Stephanie Peavler is engaging, energetic and fearless. She’s two months in as the new CFO of BSA
LifeStructures, although she’s no stranger to the company. We’re at Scotty’s Brewhouse on a Thursday
afternoon and it’s absolutely pouring outside.
KB: Stephanie it’s great to see you.
SP: Glad to be here.
KB: Tell me a little bit of your story:
SP: I grew up in Richmond, Indiana and went to the University of Indianapolis. I was very busy in college –
I was a high jumper on the track team, studied accounting, worked about 30 hours a week and got my 150
hours in four years.
KB: That’s pretty darn impressive.
SP: [Laughs] I’m a very driven and determined person.
KB: Where did you work?
SP: I worked retail, then three years at The Omni Hotel…I figured out I could work longer hours and make
more money – front desk, concierge and then the accounting department.
KB: What did that experience teach you?
SP: It taught me to hold my tongue. The front desk was an invaluable experience in learning how to treat
KB: How’d you pick accounting and where did it take you?
SP: I picked accounting because of the career prospects. To me, public accounting was just the path…it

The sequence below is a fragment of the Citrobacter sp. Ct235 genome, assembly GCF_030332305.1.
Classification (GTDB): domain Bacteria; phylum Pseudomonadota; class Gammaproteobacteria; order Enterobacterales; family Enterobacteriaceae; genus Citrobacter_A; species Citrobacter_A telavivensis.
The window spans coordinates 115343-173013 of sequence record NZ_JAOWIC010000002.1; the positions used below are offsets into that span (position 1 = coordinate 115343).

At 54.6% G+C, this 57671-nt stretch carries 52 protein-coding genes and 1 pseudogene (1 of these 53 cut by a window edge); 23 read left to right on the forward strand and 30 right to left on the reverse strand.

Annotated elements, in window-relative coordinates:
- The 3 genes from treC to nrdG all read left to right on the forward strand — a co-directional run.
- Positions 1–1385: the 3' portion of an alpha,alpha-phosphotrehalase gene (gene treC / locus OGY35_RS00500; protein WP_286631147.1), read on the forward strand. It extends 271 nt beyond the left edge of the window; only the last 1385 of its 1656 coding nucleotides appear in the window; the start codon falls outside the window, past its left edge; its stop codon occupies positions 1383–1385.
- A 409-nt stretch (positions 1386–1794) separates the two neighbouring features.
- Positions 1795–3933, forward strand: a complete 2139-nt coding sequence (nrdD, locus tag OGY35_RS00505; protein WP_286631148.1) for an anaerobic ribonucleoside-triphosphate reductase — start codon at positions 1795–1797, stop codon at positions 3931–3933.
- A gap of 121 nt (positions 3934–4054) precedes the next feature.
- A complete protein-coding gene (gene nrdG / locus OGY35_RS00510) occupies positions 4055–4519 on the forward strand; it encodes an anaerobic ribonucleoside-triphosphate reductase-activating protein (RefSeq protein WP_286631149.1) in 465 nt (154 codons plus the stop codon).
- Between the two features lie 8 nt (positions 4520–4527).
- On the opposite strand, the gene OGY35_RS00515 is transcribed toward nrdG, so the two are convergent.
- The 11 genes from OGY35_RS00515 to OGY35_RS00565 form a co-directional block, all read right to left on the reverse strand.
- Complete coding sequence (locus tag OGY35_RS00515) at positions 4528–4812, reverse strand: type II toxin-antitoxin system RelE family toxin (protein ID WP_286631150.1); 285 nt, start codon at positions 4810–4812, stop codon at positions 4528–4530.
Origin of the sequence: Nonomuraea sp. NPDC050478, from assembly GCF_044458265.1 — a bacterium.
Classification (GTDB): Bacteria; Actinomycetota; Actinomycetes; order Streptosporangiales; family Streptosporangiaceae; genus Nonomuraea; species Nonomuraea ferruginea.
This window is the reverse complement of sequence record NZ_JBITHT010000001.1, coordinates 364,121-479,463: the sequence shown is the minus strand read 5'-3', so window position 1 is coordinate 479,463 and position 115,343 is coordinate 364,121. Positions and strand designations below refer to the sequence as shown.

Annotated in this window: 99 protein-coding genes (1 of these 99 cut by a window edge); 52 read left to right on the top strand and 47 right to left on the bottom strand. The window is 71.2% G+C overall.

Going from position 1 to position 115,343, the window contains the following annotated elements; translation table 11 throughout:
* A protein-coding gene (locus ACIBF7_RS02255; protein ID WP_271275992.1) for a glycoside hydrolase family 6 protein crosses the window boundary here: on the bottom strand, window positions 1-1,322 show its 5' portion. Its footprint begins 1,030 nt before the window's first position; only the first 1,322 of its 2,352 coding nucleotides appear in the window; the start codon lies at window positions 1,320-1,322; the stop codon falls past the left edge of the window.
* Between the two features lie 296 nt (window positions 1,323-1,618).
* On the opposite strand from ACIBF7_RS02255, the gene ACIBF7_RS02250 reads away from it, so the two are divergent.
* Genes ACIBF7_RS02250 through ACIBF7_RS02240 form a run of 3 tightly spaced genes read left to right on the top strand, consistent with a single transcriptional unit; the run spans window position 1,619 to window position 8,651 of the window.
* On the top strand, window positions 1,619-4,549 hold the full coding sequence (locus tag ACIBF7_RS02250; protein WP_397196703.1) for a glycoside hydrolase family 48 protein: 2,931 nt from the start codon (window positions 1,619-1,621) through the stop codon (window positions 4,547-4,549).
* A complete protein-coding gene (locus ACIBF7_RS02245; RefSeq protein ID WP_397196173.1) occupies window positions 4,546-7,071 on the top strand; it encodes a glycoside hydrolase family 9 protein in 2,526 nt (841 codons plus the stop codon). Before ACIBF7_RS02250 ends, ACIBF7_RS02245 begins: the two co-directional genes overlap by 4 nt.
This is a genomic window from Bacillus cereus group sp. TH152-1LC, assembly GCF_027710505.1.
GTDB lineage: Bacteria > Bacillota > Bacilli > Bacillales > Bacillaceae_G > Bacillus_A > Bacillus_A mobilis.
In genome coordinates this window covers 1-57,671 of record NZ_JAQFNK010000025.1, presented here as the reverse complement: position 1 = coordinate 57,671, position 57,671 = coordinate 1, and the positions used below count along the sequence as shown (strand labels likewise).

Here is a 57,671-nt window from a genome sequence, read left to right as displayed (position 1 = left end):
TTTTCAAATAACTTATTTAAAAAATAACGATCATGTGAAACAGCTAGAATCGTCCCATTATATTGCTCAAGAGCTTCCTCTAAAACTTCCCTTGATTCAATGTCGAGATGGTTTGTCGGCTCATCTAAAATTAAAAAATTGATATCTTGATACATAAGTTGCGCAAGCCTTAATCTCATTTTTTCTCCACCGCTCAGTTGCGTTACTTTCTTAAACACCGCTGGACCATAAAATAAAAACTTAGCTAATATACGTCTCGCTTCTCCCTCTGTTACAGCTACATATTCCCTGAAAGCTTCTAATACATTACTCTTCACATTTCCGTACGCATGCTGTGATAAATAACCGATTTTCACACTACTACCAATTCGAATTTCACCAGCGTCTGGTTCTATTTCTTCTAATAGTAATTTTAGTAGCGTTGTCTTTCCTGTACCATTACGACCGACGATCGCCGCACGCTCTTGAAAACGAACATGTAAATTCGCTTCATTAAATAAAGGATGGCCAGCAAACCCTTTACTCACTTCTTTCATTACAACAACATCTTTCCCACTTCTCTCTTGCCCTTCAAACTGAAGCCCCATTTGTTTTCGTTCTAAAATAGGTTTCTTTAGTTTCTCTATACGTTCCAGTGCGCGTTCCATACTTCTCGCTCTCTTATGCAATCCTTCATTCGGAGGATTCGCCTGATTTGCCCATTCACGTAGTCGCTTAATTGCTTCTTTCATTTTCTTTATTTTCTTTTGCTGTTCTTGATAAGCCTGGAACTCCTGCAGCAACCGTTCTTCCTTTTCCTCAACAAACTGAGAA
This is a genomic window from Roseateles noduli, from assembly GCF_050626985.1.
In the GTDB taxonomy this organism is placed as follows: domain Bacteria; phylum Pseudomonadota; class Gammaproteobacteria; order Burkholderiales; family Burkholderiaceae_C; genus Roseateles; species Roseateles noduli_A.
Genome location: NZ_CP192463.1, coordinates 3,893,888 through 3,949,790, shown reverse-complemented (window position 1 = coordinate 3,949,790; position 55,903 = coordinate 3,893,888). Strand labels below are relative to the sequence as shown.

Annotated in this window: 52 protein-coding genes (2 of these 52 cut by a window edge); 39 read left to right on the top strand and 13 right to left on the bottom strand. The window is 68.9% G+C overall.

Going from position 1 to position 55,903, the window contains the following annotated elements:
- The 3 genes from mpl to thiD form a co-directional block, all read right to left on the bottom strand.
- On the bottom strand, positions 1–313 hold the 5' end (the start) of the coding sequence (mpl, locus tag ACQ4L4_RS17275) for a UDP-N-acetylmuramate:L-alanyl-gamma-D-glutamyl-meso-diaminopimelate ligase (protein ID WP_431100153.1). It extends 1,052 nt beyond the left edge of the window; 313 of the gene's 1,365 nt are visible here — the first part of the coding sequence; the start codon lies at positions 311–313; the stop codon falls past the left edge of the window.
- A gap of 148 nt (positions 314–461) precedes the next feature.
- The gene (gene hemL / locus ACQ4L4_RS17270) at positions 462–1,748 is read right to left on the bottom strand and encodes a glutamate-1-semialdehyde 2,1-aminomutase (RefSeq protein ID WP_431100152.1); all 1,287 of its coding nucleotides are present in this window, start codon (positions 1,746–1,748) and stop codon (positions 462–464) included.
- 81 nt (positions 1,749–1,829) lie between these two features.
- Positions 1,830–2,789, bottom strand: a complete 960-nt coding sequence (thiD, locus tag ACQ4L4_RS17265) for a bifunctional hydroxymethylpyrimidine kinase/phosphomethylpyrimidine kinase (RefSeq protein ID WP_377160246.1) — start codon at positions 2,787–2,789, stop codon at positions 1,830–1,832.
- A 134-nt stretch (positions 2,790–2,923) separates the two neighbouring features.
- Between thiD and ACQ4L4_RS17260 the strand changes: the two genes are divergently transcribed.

wasn’t even a question in my mind. I joined Somerset and was there three years. Kerry Dunn also worked
at Somerset. I started out in entrepreneurial services, then moved to construction and real estate. After
Somerset, I landed a job at Celadon as Assistant Controller. Eventually, some things in my personal life
changed, so I called Kerry Dunn, who had moved to BSA. They didn’t have anything at the time, but three
months later he called me with an opportunity. That was eleven years ago.
KB: All the CFO’s I’ve featured in the past year are seasoned in their role. It’s great to be able to feature
someone who’s just stepping into it.
SP: We have a small finance team at BSA, and we’ve all been there a long time. The joke is that we’re all
going to die there. I knew I wasn’t going anywhere and Kerry (Dunn) wasn’t going anywhere, and I was fine
KB: But then Kerry moved out of the CFO spot, creating the opportunity for you to step in?
SP: Yes. Kerry said, “I think you’re ready.” The Board agreed.
KB: That’s fantastic. When you joined BSA, what level did you start at, and what was your path?
SP: I joined as a Project Accountant, then moved to Assistant Director of Finance and then to Director of
KB: What has driven your success there?
SP: It’s had a lot to do with just speaking up. Early on, I started to get really involved with the operational
stuff. For example, the Firm started a Project Management Initiative…managing people and hours. So, I
asked myself, “How can I help them?”
KB: And what did you decide to do?
SP: I inserted myself. I didn’t take no for an answer. I ran reports and then explained what I saw in the
meetings. Soon after I started doing that, they began to see the value in managing projects from a
KB: Did you get any pushback?
SP: People had challenges with planning and administrative stuff. If someone hadn’t planned their project
(or planned it enough), I’d sit down and plan it with them. They struggled with our software. I said, “Don’t
worry about the software…I’ll put the information in.” I just did it. No one is going to stop you from doing